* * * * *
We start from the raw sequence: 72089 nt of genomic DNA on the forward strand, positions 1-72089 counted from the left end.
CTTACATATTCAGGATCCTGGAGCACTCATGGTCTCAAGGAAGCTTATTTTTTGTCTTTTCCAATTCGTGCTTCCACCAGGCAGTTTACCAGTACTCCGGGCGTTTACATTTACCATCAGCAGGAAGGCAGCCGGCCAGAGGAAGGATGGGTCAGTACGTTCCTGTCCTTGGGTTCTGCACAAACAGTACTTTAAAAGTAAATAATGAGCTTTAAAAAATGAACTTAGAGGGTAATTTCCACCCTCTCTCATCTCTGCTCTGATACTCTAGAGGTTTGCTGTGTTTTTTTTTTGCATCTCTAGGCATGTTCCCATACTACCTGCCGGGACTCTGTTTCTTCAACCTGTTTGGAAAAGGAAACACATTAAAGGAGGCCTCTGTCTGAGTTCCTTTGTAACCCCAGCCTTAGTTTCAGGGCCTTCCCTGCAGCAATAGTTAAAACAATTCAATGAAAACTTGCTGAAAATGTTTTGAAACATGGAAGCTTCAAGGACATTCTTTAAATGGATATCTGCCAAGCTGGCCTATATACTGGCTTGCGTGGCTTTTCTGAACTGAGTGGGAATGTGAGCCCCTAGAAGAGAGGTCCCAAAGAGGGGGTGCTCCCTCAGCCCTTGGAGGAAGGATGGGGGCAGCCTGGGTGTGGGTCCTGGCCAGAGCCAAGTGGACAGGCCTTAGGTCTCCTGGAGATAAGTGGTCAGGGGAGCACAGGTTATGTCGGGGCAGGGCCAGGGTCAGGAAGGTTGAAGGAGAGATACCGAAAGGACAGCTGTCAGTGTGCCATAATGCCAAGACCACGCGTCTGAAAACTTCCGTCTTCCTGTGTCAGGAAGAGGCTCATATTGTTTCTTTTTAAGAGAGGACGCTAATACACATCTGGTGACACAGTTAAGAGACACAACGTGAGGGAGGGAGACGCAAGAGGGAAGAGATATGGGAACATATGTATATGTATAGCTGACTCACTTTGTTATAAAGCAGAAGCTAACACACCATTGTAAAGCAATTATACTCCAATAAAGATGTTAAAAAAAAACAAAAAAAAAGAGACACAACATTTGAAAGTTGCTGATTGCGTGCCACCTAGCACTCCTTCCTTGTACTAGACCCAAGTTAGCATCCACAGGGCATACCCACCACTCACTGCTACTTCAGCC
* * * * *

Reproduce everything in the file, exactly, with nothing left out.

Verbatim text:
We start from the raw sequence: 72089 nt of genomic DNA on the forward strand, positions 1-72089 counted from the left end.
CTTACATATTCAGGATCCTGGAGCACTCATGGTCTCAAGGAAGCTTATTTTTTGTCTTTTCCAATTCGTGCTTCCACCAGGCAGTTTACCAGTACTCCGGGCGTTTACATTTACCATCAGCAGGAAGGCAGCCGGCCAGAGGAAGGATGGGTCAGTACGTTCCTGTCCTTGGGTTCTGCACAAACAGTACTTTAAAAGTAAATAATGAGCTTTAAAAAATGAACTTAGAGGGTAATTTCCACCCTCTCTCATCTCTGCTCTGATACTCTAGAGGTTTGCTGTGTTTTTTTTTTGCATCTCTAGGCATGTTCCCATACTACCTGCCGGGACTCTGTTTCTTCAACCTGTTTGGAAAAGGAAACACATTAAAGGAGGCCTCTGTCTGAGTTCCTTTGTAACCCCAGCCTTAGTTTCAGGGCCTTCCCTGCAGCAATAGTTAAAACAATTCAATGAAAACTTGCTGAAAATGTTTTGAAACATGGAAGCTTCAAGGACATTCTTTAAATGGATATCTGCCAAGCTGGCCTATATACTGGCTTGCGTGGCTTTTCTGAACTGAGTGGGAATGTGAGCCCCTAGAAGAGAGGTCCCAAAGAGGGGGTGCTCCCTCAGCCCTTGGAGGAAGGATGGGGGCAGCCTGGGTGTGGGTCCTGGCCAGAGCCAAGTGGACAGGCCTTAGGTCTCCTGGAGATAAGTGGTCAGGGGAGCACAGGTTATGTCGGGGCAGGGCCAGGGTCAGGAAGGTTGAAGGAGAGATACCGAAAGGACAGCTGTCAGTGTGCCATAATGCCAAGACCACGCGTCTGAAAACTTCCGTCTTCCTGTGTCAGGAAGAGGCTCATATTGTTTCTTTTTAAGAGAGGACGCTAATACACATCTGGTGACACAGTTAAGAGACACAACGTGAGGGAGGGAGACGCAAGAGGGAAGAGATATGGGAACATATGTATATGTATAGCTGACTCACTTTGTTATAAAGCAGAAGCTAACACACCATTGTAAAGCAATTATACTCCAATAAAGATGTTAAAAAAAAACAAAAAAAAAGAGACACAACATTTGAAAGTTGCTGATTGCGTGCCACCTAGCACTCCTTCCTTGTACTAGACCCAAGTTAGCATCCACAGGGCATACCCACCACTCACTGCTACTTCAGCC